101 Frugal Living Tips You Need to Know

101 Frugal Living Ideas to Improve Your Life
101 Frugal Living Ideas to Improve Your Life | Source

I have been a queen of frugal living for many years, not always out of need or necessity, but more because I believe in embracing simple abundance, not being wasteful, and actually enjoying a more simple, uncomplicated life. My mother has teased me that I can squeeze a penny 'til Lincoln screams ;), but not in “miserly” way. In fact, I can afford to be much more generous with others because I am skilled at living efficiently. I love to reuse, up-cycle, and live creatively. It adds a depth to daily life and keeps me appreciative of the goodness of simple things.

What follows are 101 of my best frugal living tips arranged by topic. I hope you will find some ideas here that help you save not only money, but time and energy as well. I will also share ideas that will not only help you save money, but earn more money. This hub is huge so you're going to want to bookmark it and maybe even print it for future reference!

Groceries / Kitchen

A lot of waste goes on in households when it comes to groceries and poor eating habits. Here is how we cut down on our bills every year.

Invest in certain items up-front that save you money in the long run.

  • A food dehydrator is an excellent investment. It allows you to make your own snacks like dried fruits, jerky, and more. It also helps in the preservation of food from the garden like “sun dried” tomatoes which will be good for several months, are flavorful, and nutritious.
  • A Crock-pot or slow cooker. Use this in the summer to reduce electricity consumption if you have an electric stove. This also works great all year allowing you to throw meals together in the morning and have them ready when you return home. Crock-pot meals can be made ahead, frozen, and then tossed in on low for easy, healthy home cooked meals on busy nights.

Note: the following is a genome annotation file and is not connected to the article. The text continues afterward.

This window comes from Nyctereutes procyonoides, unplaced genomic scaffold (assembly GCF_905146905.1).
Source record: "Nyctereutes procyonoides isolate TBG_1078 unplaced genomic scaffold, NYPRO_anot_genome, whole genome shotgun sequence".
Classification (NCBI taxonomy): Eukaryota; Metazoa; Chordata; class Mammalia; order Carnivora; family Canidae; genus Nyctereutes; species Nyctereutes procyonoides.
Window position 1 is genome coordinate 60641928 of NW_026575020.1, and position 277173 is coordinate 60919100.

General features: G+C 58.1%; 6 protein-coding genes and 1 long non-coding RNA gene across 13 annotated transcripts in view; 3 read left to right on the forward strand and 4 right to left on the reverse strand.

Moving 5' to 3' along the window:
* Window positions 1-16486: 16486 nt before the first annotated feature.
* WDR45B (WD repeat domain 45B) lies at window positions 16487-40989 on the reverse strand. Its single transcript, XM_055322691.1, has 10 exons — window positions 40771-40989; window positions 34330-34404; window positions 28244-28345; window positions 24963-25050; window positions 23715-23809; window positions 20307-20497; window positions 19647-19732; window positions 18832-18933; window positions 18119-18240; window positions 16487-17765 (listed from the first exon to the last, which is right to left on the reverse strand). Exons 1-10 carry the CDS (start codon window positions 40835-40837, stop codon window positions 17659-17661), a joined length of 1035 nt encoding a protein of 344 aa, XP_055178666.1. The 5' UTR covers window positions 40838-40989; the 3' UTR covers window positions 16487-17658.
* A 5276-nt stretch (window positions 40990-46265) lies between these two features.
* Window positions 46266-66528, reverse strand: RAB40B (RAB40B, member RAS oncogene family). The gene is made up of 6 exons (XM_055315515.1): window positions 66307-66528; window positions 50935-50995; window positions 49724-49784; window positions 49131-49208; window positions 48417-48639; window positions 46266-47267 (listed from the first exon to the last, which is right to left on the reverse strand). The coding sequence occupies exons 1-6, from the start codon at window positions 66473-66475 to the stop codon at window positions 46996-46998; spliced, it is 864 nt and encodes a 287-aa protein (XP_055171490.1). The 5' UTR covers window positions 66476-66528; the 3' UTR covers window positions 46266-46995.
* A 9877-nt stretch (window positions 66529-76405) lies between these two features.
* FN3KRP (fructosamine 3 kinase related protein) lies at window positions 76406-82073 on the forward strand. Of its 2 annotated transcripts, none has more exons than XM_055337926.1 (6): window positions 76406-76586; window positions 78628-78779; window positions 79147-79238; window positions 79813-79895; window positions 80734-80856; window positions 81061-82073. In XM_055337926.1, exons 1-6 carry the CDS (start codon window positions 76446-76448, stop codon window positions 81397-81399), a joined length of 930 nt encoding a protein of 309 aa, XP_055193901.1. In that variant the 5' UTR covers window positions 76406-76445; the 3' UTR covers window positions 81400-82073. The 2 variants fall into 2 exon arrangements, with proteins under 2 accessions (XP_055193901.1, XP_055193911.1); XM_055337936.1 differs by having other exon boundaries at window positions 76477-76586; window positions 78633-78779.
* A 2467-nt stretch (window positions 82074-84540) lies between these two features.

• Green Bags for produce are a life-saver – literally. These bags are inexpensive, but effective. Find them in a dollar store for a few bucks and they will double the life of your produce, bread, and cheese. This is especially true if you use them in addition to proper humidity control settings on your refrigerator.
  • A deep freezer is a great investment if you have the room. You can throw together frozen meal packets that can be quickly thrown in the oven. You can also buy more items when they are on sale like veggies, meats etc. and freeze them for later use.
  • Plastic storage containers and bins can help keep dried goods fresh longer. Flours, sugars, rice, grains, cereal, beans, and more can be stored in plastic bins or containers with air-tight seals. It keeps pests out, ensures dried goods don't get moisture in them, and keeps items more flavorful.
  • A food processor is a great tool to have on hand when you need to cut time spent in the kitchen. A food processor can allow you to chop a lot of vegetables ahead which you can then store for ease of use. Never buy pre-cut/chopped produce. You pay at least 3x's as much for it when you can easily do this yourself, quickly with the proper tools.